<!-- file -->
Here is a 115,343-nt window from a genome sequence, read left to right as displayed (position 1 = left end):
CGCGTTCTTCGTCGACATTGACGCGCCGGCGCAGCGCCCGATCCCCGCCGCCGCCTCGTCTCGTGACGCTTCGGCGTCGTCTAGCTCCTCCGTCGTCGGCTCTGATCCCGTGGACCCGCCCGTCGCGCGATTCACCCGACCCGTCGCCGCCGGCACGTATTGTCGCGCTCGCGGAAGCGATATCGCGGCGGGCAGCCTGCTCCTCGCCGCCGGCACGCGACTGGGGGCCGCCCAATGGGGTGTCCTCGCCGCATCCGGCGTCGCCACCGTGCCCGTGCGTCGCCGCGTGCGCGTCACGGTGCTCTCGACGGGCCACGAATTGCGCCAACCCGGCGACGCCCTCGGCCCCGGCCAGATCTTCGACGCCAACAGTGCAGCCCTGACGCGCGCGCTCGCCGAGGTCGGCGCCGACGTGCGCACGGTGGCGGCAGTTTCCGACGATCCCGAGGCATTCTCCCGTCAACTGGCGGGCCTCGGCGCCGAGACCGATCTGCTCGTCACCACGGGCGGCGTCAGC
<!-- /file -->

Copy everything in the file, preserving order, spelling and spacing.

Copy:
Here is a 115,343-nt window from a genome sequence, read left to right as displayed (position 1 = left end):
CGCGTTCTTCGTCGACATTGACGCGCCGGCGCAGCGCCCGATCCCCGCCGCCGCCTCGTCTCGTGACGCTTCGGCGTCGTCTAGCTCCTCCGTCGTCGGCTCTGATCCCGTGGACCCGCCCGTCGCGCGATTCACCCGACCCGTCGCCGCCGGCACGTATTGTCGCGCTCGCGGAAGCGATATCGCGGCGGGCAGCCTGCTCCTCGCCGCCGGCACGCGACTGGGGGCCGCCCAATGGGGTGTCCTCGCCGCATCCGGCGTCGCCACCGTGCCCGTGCGTCGCCGCGTGCGCGTCACGGTGCTCTCGACGGGCCACGAATTGCGCCAACCCGGCGACGCCCTCGGCCCCGGCCAGATCTTCGACGCCAACAGTGCAGCCCTGACGCGCGCGCTCGCCGAGGTCGGCGCCGACGTGCGCACGGTGGCGGCAGTTTCCGACGATCCCGAGGCATTCTCCCGTCAACTGGCGGGCCTCGGCGCCGAGACCGATCTGCTCGTCACCACGGGCGGCGTCAGC